Post-independence Blues

Samir Kajosevic

On the night that Montenegro voted for independence, Anton Camaj held up a flag and joined the crowds celebrating in the streets. 

Along with his fellow ethnic Albanians, he had supported the dissolution of the union with Serbia. As a member of a tiny minority within Montenegro, he hoped that his new nation would reject narrow-minded nationalism. He hoped his community would play a bigger part in a smaller country.

Ethnic Albanians make up 5% of Montenegro’s population, and their support for independence helped secure the razor-thin referendum victory in 2006. Many are disappointed by what has followed.

“When I voted for independence, I wanted a country that would finally give the Albanians a chance,” says Anton. “Today, it seems as if the Montenegrins only needed our votes for the state. They offer us only crumbs.”

Anton says Montenegro behaves like a stepmother towards its minorities. His community accuses the authorities of ignoring the promises it had made to secure their support for independence.

The list of grievances is long. The ethnic Albanians say they do not have fair representation in parliament or in the local administration. They say the government does not consult them before making decisions, and increasingly discriminates against them.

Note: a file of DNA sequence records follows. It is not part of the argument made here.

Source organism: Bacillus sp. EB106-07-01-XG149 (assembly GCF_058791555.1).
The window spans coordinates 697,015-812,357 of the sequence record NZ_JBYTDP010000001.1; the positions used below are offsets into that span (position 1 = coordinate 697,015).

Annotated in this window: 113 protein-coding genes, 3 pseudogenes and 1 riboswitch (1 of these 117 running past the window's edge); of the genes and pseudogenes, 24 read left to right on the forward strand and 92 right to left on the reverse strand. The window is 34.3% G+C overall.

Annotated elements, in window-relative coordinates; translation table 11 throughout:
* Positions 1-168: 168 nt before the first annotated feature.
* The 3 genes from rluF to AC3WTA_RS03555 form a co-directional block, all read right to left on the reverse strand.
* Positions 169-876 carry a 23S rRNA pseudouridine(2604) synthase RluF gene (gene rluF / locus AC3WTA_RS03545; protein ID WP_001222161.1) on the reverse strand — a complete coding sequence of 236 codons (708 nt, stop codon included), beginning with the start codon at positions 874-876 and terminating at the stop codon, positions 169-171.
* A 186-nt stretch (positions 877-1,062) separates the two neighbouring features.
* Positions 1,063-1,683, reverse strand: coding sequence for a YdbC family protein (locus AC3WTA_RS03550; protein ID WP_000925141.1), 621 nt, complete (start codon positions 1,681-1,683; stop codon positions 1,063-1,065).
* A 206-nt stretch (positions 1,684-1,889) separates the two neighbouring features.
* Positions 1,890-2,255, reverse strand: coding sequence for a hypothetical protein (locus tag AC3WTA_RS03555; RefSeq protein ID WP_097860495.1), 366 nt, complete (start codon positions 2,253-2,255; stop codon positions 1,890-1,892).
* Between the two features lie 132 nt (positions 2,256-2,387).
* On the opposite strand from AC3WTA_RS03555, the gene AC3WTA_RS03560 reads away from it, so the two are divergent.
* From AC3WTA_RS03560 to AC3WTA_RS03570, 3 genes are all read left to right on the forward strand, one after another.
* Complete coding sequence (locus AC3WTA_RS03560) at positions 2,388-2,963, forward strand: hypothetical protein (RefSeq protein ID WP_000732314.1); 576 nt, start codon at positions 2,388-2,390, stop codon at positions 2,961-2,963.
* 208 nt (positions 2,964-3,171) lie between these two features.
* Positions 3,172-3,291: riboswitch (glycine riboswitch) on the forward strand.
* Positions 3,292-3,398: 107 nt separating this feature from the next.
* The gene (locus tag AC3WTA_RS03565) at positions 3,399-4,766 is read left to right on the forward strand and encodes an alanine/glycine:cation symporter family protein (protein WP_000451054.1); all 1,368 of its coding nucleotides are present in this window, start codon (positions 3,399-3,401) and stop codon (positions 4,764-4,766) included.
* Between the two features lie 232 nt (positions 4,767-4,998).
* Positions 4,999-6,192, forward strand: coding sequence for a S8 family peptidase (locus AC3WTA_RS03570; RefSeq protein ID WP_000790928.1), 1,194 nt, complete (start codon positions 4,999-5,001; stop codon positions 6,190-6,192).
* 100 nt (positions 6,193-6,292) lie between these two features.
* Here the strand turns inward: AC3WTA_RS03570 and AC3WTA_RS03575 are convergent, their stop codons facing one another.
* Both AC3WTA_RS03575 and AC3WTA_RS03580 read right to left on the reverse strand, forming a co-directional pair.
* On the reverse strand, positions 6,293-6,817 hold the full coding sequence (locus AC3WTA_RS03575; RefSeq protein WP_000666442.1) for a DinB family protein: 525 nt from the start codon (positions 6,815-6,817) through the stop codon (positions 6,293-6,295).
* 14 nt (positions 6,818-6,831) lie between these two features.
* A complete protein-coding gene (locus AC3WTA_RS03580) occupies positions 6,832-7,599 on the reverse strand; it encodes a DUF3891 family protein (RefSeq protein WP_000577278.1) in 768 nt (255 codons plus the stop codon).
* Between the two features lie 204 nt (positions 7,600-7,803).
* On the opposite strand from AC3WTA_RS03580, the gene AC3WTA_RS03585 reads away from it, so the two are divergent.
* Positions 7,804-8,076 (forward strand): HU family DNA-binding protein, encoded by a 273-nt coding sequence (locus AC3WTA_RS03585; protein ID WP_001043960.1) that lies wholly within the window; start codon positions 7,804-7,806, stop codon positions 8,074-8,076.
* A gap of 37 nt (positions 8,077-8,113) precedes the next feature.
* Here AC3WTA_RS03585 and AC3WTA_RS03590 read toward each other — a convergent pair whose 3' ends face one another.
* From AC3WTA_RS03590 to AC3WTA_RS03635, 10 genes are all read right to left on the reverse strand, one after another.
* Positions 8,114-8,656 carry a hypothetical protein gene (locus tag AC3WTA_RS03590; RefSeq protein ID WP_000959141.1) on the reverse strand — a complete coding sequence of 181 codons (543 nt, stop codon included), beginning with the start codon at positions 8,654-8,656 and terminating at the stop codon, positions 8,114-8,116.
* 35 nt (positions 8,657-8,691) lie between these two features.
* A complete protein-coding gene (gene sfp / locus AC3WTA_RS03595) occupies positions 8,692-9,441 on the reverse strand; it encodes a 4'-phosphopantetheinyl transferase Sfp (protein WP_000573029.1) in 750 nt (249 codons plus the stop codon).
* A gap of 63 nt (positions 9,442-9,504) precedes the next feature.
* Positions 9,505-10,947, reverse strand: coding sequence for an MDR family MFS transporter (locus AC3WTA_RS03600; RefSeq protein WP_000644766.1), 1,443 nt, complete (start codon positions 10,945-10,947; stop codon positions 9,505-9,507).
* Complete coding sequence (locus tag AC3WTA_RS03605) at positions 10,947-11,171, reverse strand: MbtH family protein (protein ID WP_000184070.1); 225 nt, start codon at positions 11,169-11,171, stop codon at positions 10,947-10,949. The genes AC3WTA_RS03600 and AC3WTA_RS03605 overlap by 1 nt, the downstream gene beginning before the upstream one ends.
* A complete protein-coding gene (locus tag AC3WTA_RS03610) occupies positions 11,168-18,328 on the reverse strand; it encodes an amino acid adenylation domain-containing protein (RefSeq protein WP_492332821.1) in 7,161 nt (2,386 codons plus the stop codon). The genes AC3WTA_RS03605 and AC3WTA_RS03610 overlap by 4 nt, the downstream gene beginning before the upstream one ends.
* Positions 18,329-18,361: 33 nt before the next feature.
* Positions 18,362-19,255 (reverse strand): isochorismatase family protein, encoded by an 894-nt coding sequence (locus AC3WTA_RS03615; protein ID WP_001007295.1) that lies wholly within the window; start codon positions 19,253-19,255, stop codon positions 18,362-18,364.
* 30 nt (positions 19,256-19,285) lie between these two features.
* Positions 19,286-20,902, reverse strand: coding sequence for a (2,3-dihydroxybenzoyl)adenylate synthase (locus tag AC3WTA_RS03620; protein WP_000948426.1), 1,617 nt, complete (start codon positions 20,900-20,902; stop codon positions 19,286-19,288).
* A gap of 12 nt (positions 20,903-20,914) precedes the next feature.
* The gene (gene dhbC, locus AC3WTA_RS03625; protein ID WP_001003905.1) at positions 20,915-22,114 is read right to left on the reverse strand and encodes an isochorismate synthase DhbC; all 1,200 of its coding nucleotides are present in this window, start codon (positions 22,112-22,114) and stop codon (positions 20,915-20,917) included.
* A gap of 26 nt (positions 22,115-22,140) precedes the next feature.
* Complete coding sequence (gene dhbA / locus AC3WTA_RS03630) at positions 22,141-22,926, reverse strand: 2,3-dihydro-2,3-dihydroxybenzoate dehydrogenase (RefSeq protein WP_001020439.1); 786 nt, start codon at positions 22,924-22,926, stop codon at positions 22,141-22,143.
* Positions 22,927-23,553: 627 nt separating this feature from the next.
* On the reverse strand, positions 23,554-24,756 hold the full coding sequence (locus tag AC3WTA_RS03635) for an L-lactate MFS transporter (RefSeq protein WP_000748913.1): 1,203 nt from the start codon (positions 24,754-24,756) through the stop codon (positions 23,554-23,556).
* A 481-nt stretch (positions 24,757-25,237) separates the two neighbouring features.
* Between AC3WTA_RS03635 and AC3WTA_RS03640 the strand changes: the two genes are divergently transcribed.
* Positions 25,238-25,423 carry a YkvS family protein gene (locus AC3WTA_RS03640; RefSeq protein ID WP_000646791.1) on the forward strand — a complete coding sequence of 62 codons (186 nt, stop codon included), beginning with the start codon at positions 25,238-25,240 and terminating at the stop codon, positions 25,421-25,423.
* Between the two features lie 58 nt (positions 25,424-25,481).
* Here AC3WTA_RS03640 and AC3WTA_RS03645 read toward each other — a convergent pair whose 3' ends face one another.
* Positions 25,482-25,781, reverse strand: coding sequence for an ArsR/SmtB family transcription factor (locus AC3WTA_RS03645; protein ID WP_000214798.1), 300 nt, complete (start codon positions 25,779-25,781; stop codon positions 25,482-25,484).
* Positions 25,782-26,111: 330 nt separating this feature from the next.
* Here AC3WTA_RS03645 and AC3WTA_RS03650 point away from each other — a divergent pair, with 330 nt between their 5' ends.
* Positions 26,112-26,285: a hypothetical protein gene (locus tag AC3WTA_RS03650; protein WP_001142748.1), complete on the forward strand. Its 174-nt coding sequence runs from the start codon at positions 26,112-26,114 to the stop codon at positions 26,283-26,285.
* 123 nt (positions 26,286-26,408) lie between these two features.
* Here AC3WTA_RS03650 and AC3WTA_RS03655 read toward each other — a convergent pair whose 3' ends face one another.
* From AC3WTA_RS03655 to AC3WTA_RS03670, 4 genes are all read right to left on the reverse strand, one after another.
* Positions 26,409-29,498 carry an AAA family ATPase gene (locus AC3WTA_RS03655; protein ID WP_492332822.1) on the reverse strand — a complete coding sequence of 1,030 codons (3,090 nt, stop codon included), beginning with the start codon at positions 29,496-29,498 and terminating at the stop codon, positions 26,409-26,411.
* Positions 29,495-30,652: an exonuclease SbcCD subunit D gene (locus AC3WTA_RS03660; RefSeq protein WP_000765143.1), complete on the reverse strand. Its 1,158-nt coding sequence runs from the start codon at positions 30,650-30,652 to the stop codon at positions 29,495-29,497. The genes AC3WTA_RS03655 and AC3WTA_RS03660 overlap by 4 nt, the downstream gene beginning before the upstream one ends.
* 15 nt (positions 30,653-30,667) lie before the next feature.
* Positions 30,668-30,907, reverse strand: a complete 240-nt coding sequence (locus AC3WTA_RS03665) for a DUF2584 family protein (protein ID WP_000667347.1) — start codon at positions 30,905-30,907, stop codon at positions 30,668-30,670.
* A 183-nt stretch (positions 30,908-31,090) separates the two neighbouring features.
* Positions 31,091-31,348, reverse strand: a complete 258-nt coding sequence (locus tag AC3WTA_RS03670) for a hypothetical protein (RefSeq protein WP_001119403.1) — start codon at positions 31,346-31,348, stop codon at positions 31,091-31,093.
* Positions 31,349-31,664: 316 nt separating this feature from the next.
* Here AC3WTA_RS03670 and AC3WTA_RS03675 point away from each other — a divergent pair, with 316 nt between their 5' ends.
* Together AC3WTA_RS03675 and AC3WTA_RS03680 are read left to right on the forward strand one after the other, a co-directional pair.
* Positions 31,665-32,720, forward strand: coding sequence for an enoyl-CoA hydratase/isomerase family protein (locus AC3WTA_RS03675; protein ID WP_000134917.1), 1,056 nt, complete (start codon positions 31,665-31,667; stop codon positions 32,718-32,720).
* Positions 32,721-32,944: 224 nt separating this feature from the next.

As proof, they cite the lack of investment in areas inhabited by ethnic Albanians in the south of the country. Frustration is building over the government’s refusal to recognise the area around the southern town of Tuzi as a separate municipality – a move that would give its inhabitants more control over spending.

By far the biggest complaint is over public sector jobs, which are regarded as the only reliable source of employment. While the constitution guarantees fair representation for minorities in the workplace, only 1.5% of the workers on the state’s payroll are ethnic Albanians.

Anton is in his early thirties and unemployed, despite having graduated in law. His family survives on remittances from relatives abroad. He sips coffee to pass the time of day, lingering over each cup.

Although he blames official policy for denying him employment, he does not believe in struggling against the government.

Nevertheless, he warns, some in his community admire the ethnic Albanians of neighbouring Macedonia, who took up arms against their state a decade ago.

“When you hear the same promises for years but don’t see any changes, you find yourself thinking – maybe we can change things the hard way,” he says.

Fellow Bio

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Samir Kajosevic

Samir Kajosevic reports for the Montenegrin daily newspaper, Vijesti.